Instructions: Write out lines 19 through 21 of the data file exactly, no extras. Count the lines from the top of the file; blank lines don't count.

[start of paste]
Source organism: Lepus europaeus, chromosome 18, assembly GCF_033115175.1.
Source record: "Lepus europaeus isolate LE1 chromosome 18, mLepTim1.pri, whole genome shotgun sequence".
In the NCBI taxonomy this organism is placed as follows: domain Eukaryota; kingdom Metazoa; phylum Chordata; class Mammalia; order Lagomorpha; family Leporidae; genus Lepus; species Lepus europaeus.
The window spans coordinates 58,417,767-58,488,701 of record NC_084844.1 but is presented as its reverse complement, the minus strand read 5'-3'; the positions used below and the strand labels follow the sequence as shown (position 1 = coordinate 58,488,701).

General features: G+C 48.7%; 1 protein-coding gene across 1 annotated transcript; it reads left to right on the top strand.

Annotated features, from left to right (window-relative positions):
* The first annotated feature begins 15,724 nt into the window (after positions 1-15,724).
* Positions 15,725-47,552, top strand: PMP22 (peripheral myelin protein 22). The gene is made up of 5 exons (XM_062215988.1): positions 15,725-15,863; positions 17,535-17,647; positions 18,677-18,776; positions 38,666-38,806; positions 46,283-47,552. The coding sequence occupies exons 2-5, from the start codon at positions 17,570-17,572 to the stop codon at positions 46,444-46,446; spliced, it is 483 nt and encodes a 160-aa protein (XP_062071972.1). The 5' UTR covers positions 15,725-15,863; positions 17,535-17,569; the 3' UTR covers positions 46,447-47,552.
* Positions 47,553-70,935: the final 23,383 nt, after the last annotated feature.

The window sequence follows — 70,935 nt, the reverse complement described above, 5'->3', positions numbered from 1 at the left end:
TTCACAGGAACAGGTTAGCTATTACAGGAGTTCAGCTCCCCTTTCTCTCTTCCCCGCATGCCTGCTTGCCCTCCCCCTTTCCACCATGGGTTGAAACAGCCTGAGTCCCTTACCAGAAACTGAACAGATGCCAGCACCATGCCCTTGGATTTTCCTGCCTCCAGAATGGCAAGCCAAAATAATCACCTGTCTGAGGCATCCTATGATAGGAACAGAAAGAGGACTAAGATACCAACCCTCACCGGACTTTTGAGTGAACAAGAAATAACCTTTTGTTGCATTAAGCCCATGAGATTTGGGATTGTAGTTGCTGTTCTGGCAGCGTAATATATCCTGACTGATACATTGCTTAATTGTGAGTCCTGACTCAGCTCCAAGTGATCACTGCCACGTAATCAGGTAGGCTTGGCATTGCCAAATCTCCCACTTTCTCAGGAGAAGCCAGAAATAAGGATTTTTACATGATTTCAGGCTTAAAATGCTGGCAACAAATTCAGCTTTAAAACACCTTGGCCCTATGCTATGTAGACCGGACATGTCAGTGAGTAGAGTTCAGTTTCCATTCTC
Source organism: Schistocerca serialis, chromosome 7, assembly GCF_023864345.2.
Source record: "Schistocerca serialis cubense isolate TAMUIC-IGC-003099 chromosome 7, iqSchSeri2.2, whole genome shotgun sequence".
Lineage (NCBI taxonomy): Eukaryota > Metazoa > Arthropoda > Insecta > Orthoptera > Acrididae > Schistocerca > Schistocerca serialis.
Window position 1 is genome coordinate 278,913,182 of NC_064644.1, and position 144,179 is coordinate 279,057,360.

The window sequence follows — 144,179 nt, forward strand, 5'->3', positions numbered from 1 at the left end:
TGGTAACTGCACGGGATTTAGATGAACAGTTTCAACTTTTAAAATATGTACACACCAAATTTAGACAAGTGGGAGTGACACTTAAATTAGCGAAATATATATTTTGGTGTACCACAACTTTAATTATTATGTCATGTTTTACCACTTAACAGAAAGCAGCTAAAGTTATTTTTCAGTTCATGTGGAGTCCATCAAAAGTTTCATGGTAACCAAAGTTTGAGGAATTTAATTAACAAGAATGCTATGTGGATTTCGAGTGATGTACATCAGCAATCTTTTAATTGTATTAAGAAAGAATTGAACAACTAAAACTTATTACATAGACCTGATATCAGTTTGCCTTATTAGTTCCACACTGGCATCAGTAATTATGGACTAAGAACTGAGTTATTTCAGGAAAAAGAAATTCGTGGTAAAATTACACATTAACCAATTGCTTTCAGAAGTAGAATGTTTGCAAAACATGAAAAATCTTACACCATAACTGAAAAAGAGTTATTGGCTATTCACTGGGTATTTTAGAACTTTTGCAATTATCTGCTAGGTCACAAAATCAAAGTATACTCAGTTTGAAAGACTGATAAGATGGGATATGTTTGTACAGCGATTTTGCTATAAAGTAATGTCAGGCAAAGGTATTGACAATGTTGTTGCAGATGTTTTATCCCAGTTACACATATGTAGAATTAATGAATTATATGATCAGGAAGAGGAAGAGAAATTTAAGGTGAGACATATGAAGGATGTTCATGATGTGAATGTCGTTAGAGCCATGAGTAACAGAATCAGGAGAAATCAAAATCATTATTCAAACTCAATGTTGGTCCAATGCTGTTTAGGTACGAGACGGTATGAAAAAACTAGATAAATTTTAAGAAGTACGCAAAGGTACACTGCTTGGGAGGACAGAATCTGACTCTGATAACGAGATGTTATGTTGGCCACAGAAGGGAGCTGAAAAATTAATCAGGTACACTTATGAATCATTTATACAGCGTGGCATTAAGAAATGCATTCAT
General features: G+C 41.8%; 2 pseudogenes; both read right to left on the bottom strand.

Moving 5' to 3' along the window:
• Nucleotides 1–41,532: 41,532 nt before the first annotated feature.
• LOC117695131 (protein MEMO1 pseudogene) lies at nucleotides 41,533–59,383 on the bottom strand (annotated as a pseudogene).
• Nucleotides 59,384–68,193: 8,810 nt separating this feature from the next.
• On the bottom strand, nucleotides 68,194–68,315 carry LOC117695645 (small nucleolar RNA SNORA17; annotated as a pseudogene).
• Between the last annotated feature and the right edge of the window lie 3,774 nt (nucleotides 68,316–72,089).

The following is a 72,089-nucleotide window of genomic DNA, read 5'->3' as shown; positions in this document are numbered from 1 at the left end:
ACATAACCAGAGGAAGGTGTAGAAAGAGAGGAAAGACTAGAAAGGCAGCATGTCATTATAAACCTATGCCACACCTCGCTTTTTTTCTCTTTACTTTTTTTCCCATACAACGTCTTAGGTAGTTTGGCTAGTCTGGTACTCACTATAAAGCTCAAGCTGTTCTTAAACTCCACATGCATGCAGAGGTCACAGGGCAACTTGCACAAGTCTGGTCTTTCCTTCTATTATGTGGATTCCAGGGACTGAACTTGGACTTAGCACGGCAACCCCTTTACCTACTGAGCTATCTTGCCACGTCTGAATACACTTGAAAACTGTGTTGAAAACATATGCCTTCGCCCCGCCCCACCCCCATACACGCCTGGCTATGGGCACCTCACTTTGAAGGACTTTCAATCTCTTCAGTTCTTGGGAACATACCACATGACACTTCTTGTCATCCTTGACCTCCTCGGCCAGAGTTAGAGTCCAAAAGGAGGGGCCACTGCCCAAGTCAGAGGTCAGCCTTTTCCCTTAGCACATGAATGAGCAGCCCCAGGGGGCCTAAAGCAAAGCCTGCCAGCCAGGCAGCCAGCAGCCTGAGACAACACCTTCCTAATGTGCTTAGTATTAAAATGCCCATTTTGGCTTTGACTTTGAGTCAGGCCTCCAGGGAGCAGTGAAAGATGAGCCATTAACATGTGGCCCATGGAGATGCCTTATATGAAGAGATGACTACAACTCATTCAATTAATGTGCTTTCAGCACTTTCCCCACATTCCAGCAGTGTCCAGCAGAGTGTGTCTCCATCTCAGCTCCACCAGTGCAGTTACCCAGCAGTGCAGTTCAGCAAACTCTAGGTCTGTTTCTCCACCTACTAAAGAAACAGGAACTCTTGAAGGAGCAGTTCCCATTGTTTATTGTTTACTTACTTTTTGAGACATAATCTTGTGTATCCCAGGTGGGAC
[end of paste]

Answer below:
Moving 5' to 3' along the window:
• Nucleotides 1–41,532: 41,532 nt before the first annotated feature.
• LOC117695131 (protein MEMO1 pseudogene) lies at nucleotides 41,533–59,383 on the bottom strand (annotated as a pseudogene).